Research impulse into hepatoblastoma, the main childhood liver cancer
Kick-off meeting Intramural Project 2022. From top to bottom, from left to right: Montse Domingo and Carolina Armengol, Elisa Lozano, Maria Luz Martinez-Chantar, Rocío Rodríguez and José Juan García-Marín, Pedro Berraondo, Maite García and Matías Avila.
A collaborative CIBER project will boost hepatoblastoma (HB) research to identify new therapeutic targets that will allow strategies to be developed to improve the prognosis of those children who currently do not survive the disease. The project coordinated by Carolina Armengol, principal CIBEREHD researcher at the Germans Trias i Pujol Research Institute (IGTP) is a collaboration between 5 CIBER groups belonging to the Hepatic and Digestive Diseases area (CIBEREHD) and the Cancer area (CIBERONC).
HB is the main childhood liver cancer. It is an extremely rare disease with an approximate incidence of one case in one million children per year. HB responds well to chemotherapy, although the prognosis is still dire in 20% of cases, mostly metastatic HB. The failure of the pharmacological treatment used before and/or after the surgical resection of primary and metastatic tumours is associated with a poor prognosis.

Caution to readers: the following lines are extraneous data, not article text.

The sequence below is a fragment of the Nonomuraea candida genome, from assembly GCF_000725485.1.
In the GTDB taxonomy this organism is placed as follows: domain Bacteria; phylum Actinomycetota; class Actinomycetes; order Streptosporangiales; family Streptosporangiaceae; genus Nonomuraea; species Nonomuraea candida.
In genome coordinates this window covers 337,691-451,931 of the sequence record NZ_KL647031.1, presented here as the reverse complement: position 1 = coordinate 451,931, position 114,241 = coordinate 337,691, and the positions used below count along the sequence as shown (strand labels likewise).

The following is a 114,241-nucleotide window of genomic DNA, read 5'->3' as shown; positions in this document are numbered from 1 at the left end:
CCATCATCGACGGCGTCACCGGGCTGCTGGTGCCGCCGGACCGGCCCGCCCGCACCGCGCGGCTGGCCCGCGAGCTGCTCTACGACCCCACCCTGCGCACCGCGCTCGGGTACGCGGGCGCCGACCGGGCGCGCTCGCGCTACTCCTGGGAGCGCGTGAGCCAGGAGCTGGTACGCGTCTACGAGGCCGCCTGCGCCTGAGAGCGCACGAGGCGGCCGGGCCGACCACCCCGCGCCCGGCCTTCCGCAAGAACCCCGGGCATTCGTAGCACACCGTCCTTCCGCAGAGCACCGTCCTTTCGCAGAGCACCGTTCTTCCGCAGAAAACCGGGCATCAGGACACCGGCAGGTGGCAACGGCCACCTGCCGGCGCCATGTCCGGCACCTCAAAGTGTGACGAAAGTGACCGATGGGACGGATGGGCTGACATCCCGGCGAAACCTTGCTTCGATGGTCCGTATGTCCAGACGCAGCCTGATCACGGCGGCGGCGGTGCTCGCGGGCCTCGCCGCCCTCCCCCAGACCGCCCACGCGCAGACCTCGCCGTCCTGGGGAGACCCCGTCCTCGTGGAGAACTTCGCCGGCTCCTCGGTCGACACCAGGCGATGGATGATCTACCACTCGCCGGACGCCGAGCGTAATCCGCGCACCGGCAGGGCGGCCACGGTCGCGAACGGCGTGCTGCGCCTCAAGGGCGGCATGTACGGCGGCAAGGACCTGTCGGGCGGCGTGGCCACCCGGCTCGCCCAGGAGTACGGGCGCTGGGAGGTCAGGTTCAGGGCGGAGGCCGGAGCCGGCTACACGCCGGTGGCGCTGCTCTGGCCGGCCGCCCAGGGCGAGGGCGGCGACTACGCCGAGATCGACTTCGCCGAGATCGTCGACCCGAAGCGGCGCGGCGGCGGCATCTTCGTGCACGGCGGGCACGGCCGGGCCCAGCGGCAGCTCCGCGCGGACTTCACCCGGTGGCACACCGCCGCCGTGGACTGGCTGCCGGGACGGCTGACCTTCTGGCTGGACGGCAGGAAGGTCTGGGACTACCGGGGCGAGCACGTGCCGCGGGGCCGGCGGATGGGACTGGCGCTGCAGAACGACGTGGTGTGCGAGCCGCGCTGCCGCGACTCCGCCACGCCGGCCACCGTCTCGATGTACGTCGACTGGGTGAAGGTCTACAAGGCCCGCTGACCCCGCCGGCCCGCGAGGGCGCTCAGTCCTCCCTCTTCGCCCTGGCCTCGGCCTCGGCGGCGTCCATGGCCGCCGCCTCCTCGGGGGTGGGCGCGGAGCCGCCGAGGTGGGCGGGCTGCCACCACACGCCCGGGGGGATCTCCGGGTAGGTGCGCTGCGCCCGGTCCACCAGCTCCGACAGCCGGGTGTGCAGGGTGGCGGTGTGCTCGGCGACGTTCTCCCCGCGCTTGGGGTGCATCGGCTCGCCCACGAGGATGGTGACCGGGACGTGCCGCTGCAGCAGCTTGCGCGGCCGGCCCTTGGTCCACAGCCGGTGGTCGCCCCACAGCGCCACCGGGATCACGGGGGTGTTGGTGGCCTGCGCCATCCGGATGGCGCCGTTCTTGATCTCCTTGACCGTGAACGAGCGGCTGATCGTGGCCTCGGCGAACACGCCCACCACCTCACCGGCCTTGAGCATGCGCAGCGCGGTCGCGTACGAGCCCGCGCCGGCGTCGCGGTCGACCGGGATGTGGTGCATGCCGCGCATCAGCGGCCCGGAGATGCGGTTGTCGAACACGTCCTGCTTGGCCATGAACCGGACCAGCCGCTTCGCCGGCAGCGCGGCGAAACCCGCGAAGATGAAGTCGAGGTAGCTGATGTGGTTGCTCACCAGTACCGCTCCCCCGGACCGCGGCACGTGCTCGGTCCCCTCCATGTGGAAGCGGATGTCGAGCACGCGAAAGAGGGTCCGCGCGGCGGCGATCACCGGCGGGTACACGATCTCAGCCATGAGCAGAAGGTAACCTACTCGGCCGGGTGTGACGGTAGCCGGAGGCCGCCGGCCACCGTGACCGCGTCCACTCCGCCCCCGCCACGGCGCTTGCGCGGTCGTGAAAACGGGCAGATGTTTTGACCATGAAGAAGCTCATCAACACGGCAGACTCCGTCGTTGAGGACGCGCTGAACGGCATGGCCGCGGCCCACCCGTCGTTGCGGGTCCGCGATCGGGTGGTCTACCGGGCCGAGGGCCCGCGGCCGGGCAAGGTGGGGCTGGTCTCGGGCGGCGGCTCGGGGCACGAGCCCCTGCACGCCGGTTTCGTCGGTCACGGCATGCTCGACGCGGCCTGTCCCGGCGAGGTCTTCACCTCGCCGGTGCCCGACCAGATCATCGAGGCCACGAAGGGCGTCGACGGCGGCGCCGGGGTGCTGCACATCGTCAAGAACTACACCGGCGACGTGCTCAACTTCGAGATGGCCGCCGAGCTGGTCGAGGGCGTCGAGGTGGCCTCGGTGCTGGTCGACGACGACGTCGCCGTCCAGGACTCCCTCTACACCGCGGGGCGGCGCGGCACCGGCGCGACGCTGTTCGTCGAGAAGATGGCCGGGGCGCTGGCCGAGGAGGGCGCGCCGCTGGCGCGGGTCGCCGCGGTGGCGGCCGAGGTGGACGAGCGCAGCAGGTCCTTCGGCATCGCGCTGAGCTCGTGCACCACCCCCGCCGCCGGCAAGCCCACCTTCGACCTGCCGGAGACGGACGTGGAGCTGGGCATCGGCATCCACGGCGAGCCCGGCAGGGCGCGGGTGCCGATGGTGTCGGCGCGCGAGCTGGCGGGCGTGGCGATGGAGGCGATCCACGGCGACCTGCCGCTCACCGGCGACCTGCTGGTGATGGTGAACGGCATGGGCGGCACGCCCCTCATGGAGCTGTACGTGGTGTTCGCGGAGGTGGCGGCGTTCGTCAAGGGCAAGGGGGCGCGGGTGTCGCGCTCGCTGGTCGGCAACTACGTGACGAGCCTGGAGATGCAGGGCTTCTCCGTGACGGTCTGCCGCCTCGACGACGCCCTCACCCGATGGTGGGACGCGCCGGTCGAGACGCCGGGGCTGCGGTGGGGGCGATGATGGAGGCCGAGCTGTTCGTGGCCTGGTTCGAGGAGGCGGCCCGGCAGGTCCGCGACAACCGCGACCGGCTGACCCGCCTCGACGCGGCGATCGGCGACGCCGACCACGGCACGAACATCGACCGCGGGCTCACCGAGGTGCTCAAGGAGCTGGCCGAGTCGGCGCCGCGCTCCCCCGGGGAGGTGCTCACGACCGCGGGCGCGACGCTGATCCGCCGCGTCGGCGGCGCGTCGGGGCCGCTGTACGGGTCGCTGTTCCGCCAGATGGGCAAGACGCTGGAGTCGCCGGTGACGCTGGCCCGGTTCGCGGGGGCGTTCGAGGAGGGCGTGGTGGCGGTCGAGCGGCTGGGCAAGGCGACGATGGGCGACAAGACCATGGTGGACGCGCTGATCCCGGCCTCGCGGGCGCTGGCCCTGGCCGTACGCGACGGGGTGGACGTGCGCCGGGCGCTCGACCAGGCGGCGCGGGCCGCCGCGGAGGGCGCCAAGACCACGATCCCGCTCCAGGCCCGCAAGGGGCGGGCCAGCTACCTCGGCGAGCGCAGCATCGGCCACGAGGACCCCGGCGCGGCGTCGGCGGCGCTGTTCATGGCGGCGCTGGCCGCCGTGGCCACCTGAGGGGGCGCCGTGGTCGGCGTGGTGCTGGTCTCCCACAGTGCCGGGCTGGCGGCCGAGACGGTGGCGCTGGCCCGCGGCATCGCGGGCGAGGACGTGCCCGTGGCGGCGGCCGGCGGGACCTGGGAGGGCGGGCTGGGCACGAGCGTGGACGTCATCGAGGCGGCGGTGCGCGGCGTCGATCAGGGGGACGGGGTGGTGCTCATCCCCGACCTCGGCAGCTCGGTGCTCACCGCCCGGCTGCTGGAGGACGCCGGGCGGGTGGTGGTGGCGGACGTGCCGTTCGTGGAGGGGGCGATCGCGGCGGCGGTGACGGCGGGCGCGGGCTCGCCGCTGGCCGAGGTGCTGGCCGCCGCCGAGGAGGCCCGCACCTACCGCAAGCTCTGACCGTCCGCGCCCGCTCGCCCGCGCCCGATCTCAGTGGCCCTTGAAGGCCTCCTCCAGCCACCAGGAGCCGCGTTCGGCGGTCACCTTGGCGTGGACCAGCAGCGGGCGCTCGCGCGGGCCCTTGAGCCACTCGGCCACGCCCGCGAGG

To reach the project objectives, a collection of biological samples from pediatric patients with HB has been established as its basis, this is the result of a 12-year effort by Dra. Armengol, who defines the collection of samples as "unique in the world". The collection will be used to study aspects of the biology of HB, such as post-translational modifications, immunity and epigenetic mechanisms that are unknown up to now.
The defining characteristic of this project is the synergy between CIBER's complementary groups to carry out basic and translational research on HB. In addition to Carolina Armengol's group, the groups coordinated by: Mª Luz Martínez Chantar (CIC Biogune), Elisa Lozano (University of Salamanca), Matías Avila and Pedro Berraondo (CIMA, University of Navarra) are also part of the project. "The ultimate objective of this project is to offer innovative therapeutic strategies such as immunotherapy, epigenetic modulation and collateral sensitization for those patients who do not respond to current treatments," the researchers conclude.
News shared with: